We had some trouble with the organization of chapter five. Each section was clear enough, but we weren’t always sure how they fit together into one chapter.
Anyway, Professor Brown liked the observations about the differences between universal programs and programs that are for the poor. The classic examples are programs like Social Security and Medicare, which are well funded and politically secure compared with programs for the poor, such as Medicaid, which are not as well supported.
However, as our discussion of public education financing in California revealed, universal access does not guarantee support for a program, much less success.
I pointed out some minor gaps in some of the arguments in favor of democracy. It may be true that discussion plays a role in constructing people’s preferences, but it doesn’t necessarily follow that democracy is necessary for discussion or that the discussions under democracy move people’s preferences in desirable directions. I should add that my point is not compelling until I come up with examples of discussion under non-democracies or the malign formation of preferences as a result of democratic discussion. So I should have thought longer about that.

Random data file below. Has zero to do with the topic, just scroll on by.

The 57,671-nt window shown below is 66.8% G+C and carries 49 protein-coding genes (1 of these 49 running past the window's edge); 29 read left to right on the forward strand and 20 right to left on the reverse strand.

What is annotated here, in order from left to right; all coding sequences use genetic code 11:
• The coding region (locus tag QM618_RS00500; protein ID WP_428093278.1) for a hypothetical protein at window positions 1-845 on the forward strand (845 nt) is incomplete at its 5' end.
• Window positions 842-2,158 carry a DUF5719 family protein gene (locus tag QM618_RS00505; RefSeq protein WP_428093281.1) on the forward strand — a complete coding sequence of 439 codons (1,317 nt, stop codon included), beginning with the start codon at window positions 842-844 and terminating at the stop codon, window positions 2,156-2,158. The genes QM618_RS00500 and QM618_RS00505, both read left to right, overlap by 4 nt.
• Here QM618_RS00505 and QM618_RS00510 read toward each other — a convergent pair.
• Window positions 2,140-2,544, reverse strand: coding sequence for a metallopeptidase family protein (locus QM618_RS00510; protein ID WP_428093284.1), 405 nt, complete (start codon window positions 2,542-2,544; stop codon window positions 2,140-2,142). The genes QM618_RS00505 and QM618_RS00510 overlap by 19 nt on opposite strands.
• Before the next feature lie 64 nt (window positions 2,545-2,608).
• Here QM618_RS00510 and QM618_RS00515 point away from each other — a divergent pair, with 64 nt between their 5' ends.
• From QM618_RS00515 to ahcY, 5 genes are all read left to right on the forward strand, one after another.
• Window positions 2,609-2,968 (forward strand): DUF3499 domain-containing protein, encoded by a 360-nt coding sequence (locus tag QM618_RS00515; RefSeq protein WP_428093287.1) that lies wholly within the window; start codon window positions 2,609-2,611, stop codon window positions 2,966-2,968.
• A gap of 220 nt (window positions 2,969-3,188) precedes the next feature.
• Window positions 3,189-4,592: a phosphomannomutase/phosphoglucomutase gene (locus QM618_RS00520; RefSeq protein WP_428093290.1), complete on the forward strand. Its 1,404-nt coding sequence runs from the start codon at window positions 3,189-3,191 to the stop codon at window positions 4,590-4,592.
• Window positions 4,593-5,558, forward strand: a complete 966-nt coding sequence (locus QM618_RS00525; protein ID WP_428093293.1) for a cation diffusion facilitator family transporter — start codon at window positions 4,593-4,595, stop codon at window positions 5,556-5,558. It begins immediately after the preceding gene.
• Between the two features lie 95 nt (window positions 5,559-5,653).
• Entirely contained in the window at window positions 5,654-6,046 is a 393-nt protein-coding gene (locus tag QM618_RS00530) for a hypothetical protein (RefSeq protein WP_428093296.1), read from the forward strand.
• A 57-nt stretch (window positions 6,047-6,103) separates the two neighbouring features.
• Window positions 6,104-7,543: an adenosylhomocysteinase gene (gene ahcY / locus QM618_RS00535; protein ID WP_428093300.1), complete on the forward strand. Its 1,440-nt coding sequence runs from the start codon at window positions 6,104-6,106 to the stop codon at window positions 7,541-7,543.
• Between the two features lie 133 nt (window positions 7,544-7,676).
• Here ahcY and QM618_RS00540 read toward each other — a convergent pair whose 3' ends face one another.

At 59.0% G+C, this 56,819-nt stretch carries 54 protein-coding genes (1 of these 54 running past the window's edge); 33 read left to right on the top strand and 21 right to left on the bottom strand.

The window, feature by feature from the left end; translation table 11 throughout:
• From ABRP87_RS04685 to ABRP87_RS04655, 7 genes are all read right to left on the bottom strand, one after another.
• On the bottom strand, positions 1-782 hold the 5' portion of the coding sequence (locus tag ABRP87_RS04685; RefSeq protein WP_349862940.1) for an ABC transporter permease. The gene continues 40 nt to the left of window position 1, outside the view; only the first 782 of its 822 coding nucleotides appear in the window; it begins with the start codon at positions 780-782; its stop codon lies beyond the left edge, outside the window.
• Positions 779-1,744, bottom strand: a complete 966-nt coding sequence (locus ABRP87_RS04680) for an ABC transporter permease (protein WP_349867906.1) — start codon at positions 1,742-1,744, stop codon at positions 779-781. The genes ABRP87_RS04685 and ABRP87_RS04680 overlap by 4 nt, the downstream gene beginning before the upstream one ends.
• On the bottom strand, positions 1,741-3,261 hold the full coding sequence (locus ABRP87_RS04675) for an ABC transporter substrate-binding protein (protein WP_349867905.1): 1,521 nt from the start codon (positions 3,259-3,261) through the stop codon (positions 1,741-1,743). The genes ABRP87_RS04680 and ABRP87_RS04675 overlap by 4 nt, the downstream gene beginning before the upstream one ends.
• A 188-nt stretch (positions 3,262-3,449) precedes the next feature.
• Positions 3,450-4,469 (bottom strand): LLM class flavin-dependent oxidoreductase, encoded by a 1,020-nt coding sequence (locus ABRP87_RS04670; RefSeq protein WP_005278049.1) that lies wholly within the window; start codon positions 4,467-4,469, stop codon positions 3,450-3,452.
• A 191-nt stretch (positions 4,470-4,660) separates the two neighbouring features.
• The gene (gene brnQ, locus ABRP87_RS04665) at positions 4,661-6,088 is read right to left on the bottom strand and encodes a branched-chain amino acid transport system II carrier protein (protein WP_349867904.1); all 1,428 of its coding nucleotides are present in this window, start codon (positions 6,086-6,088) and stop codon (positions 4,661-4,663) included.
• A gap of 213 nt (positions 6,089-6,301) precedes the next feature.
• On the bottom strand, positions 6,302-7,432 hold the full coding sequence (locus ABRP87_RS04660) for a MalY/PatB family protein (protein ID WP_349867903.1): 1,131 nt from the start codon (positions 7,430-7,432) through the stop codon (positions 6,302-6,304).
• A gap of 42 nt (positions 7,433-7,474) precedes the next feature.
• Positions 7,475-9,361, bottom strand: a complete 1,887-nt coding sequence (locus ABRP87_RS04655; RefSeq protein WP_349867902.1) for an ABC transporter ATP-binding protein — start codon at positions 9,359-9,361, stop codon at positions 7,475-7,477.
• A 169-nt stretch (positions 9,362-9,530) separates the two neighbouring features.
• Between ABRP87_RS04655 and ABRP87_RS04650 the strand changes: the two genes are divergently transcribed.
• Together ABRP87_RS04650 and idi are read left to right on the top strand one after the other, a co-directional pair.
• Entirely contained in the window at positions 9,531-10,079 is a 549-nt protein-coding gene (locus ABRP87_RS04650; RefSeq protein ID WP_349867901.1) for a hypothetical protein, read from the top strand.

I should have read page 150 more carefully. Fortunately, Max set me straight. And Zakaria’s argument (see the handout) is responsive to what Sen wrote there.
I think the upshot of our discussion of this point was that it isn’t clear how to frame the dispute between Zakaria and Sen. Bernice came the closest to a clean formulation. She said that Zakaria believes that growth has to precede democracy while Sen has it the other way around. There is enough wiggle room in Sen’s text that we weren’t sure whether he could be nailed down to that view. That’s a bit frustrating because it certainly seems as though those two are disagreeing with one another about something.